The Rays declined to comment on Sunday.

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The studies bring Hillsborough County and Tampa closer to putting together a financial package for the ballpark funding, Hagan said.

“It allows us to take the next step, to identify potential sources of revenue. It brings us a little closer to that,” he said.

Other Commissioners have taken a more measured approach.

“We’re really waiting for them (Rays) to signal the way forward,” Hillsborough commissioner Harry Cohen said. “For me, the end of the split season concept has brought us back to square one, so I think anything that exists at this point is very premature.

Tampa City Council President Orlando Gudes, who sits on the board of the Sports Authority, has not seen the scans. But he said the city faces an affordable housing crisis that he believes outweighs any rough contribution.

“The Rays aren’t my biggest problem right now,” Gudes said.

He said he was getting a lot more calls from people facing steep rent increases. He lobbied for the city to introduce rent stabilization measures in response to the crisis.

Two locations in Ybor City have been mentioned as possible stadium sites since the idea of ​​moving the Saint Petersburg team there was first made public in 2018. The projected cost at the time for a stadium full season was $892 million for a site on Adamo Drive. The new studies appear to be based on a site on the northern edge of Ybor City, the former KForce complex on Palm Avenue.

The studies also showed the Rays could be serious about a spring training location in Pasco County.

Publicly, the team has indicated that it plans to play 16 spring training games at the new Ybor baseball stadium, but that plan has changed, according to the Skanska report. The team told city, county and state officials Dec. 17 that Major League Baseball’s spring training games “are no longer scheduled at the venue.”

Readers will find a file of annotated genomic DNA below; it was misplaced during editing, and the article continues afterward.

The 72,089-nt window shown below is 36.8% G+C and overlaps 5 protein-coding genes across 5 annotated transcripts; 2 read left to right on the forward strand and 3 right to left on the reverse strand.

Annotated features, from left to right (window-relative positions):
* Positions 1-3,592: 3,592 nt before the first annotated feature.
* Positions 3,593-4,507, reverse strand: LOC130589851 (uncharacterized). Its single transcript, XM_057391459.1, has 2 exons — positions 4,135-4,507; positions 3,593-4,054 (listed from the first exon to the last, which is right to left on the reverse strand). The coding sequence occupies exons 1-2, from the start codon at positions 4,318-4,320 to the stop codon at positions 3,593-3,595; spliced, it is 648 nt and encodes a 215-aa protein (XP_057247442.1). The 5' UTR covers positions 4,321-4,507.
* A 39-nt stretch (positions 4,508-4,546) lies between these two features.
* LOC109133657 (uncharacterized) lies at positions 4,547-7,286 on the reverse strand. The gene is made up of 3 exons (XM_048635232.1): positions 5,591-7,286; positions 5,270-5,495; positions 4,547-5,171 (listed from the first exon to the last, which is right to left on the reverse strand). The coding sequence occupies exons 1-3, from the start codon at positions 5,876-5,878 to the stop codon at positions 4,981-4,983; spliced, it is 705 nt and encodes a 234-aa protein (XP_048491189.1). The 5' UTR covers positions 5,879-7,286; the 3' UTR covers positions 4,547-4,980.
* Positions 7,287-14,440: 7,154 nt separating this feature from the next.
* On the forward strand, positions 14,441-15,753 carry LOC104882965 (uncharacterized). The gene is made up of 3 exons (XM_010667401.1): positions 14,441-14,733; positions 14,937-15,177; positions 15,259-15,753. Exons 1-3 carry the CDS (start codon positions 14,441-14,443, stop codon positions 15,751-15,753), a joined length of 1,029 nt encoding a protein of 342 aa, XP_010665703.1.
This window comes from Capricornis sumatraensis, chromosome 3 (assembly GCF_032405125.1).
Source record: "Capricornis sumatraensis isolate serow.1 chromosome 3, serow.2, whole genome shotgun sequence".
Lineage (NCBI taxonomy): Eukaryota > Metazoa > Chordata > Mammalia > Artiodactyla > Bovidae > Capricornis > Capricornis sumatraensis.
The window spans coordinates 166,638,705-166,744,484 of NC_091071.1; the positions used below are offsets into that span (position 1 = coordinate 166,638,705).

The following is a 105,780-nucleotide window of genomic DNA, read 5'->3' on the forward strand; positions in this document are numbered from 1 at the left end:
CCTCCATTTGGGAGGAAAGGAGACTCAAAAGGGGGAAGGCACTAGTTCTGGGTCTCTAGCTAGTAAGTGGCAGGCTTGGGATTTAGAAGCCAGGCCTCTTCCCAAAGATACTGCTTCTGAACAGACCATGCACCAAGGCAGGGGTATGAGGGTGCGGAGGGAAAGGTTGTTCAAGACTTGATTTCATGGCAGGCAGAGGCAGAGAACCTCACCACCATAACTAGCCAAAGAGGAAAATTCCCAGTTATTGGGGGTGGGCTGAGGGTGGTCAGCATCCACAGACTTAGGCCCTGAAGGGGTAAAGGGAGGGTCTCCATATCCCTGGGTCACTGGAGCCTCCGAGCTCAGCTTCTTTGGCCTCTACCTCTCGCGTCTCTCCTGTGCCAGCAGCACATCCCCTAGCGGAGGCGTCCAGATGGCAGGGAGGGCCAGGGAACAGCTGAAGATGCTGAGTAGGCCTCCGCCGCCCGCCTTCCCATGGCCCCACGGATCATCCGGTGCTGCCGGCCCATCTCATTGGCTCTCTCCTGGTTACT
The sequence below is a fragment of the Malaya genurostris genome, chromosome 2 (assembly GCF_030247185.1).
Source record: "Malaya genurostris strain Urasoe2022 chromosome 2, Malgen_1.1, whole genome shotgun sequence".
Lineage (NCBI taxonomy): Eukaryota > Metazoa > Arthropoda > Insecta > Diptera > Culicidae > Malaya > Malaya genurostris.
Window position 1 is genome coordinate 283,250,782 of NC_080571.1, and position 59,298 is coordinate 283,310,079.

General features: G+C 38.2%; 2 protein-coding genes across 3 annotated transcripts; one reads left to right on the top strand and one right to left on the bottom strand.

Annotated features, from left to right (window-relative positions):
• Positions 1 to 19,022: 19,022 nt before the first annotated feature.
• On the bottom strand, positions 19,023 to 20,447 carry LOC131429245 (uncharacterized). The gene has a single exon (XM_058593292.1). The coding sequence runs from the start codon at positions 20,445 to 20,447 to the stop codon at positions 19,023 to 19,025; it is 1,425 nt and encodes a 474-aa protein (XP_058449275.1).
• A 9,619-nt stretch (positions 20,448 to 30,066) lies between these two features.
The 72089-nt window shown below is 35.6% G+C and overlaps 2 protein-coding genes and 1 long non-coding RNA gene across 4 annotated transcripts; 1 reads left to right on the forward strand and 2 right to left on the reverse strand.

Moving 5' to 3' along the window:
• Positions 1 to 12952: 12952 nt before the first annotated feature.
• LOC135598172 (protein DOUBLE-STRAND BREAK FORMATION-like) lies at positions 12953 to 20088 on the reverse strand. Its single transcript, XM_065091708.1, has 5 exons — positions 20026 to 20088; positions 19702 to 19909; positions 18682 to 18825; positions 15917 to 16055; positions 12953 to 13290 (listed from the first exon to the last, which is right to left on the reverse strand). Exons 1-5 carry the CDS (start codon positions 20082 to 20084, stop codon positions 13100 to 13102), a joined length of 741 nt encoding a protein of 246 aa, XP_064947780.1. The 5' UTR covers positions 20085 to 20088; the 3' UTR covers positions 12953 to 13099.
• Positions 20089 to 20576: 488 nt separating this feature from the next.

“That must mean they’re coming to Pasco County,” Senate Speaker Wilton Simpson, R-Trilby, said Sunday. “At least I hope so.”

Local and state officials previously said the team is focusing on Pasco County for a spring training site. The favorite for a location sits in 124 acres of public property just north of State Route 54, less than 2.5 miles west of the Suncoast Parkway in Odessa.

There, Pasco County owns 49 acres and Pasco School District owns 75 acres — a former county utility spray field — that is targeted for construction of a future high school.

The complex would include a stadium with a potential capacity of 10,000 seats for Major League spring training games, regular season minor league games and player development grounds.

Simpson previously said the Pasco legislative delegation would be willing to help with potential state funding for a spring training site depending on the details.

On Jan. 15, Sen. Danny Burgess, R-Zephyrhills, submitted a $35 million appropriation request for a “spring and youth training facility.”

The money would go towards “the planning and construction of a sports training complex and tournaments for young people”.

It would feature several full-size training grounds, including a stadium pitch with lighting and spectator facilities, a team clubhouse and locker rooms, indoor and outdoor training facilities, kitchen and dining facilities. , accommodation for players and associated parking.